We talked last winter about Donald Fitzpatrick, the now-deceased former Red Sox clubhouse manager who was accused of and admitted to multiple counts of sexual abuse of clubhouse attendants prior to his dismissal in 1991. Now, years after his death, new accusations continue to arise:
The toll of men who claim they were violated as youths by the team’s late clubhouse manager Donald J. Fitzpatrick has grown again, with a former Kansas City clubhouse attendant, Gerald Armstrong, alleging that Fitzpatrick repeatedly molested him in the late 1960s amid the worst sexual abuse scandal in Major League Baseball history.
With Armstrong’s allegations, there are now 20 men demanding a combined $100 million — $5 million each — from the Sox for misconduct they claim Fitzpatrick committed from the 1960s until he left the team in 1991.
Armstrong tells his story in the piece.
With the accused dead and the statute of limitations up for these claims, the Red Sox are not obligated to pay anyone over these claims. But pressure is being brought to bear by the accusers and their attorneys over the matter.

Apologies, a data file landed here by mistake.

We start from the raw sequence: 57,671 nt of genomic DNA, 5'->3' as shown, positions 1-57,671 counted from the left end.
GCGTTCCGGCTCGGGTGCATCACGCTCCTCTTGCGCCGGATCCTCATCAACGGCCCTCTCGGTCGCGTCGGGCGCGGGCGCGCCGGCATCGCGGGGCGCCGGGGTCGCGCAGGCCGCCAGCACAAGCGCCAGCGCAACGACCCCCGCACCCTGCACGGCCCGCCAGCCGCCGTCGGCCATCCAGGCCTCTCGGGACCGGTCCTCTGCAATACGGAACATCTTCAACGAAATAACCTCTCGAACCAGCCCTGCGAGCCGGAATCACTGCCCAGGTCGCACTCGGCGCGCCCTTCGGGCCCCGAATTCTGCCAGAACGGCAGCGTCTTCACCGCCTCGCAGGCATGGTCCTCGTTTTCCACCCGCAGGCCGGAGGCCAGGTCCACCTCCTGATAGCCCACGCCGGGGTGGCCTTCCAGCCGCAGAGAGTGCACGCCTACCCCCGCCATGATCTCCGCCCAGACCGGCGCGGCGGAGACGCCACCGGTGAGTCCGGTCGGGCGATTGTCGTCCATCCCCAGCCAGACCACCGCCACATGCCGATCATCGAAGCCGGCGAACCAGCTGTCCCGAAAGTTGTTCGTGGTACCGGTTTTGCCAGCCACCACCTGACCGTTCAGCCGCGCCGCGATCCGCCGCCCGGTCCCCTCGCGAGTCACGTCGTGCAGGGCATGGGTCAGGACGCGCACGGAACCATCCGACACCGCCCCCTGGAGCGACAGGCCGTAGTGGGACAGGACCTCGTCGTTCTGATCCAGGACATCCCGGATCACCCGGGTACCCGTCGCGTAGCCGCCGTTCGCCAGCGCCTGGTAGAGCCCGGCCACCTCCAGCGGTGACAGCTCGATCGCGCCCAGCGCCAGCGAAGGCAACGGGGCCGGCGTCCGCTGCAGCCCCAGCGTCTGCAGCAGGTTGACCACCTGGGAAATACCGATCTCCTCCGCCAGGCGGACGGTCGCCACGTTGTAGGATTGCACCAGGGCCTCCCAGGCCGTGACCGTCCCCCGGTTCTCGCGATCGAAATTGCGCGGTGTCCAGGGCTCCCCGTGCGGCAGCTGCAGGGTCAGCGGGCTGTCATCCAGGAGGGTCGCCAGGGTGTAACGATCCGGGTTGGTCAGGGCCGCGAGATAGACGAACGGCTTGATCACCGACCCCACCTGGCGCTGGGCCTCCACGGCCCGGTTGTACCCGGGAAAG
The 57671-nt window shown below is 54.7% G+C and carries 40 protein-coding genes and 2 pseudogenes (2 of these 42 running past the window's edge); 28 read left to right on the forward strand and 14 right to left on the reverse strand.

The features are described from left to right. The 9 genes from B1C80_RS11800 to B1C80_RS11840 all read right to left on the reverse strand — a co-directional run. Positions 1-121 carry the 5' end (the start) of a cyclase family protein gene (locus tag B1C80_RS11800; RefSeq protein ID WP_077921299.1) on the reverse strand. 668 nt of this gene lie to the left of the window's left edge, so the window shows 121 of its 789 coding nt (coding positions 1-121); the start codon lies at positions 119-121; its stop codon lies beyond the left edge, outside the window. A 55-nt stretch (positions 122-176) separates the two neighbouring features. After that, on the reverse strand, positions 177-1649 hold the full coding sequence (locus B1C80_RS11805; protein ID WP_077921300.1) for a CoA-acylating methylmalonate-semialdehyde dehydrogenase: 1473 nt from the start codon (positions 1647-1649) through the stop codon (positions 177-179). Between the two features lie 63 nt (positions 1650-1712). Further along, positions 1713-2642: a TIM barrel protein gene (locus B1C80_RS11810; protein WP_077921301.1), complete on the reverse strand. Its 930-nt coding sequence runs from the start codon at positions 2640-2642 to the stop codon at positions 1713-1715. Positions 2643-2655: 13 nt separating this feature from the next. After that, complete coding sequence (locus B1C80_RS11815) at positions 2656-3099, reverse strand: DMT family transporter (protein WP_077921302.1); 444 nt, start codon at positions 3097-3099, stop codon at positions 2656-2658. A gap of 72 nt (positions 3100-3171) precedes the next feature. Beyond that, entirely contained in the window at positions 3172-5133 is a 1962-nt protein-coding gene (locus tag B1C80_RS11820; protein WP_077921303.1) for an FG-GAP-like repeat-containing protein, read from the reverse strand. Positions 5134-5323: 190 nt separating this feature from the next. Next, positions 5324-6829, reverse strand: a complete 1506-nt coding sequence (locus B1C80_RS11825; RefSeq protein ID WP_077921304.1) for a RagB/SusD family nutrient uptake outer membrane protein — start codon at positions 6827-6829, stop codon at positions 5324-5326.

Former Red Sox right-hander Nathan Eovaldi is up for grabs this offseason, and Nick Cafardo of the Boston Globe says that as many as nine suitors are interested in bringing the righty aboard. While the Red Sox are eager to retain Eovaldi’s services after his lights-out performance during their recent postseason run, they’ll have to contend with the Brewers, Phillies, Braves, White Sox, Padres, Blue Jays, Giants, and Angels — all of whom are reportedly positioned to offer something for the starter this winter.
It wasn’t all smooth sailing for the 28-year-old in 2018, however. After losing his 2017 season to Tommy John surgery, he underwent an additional procedure to remove loose bodies from his right elbow in March and didn’t make his first appearance until the end of May. He was flipped for lefty reliever Jalen Beeks just prior to the trade deadline and finished his season with a combined 6-7 record in 21 starts, a 3.81 ERA, 1.6 BB/9, and 8.2 SO/9 through 111 innings.
Despite his numerous health issues over the last few years, Eovaldi raised his stock in October after becoming a major contributor during the Red Sox’ championship run. He contributed two quality starts in the ALDS and ALCS and returned in Games 1-3 of the World Series with three lights-out performances in relief — including a six-inning effort in the 18-inning marathon that was Game 3.
A frontrunner has yet to emerge for the righty this offseason, but Cafardo points out that the nine teams listed so far might just be the tip of the iceberg. Still, he won’t be the most sought-after starter on the market, as former Diamondbacks southpaw Patrick Corbin is expected to command an even bigger payday following his career-best 6.0-fWAR performance in 2018.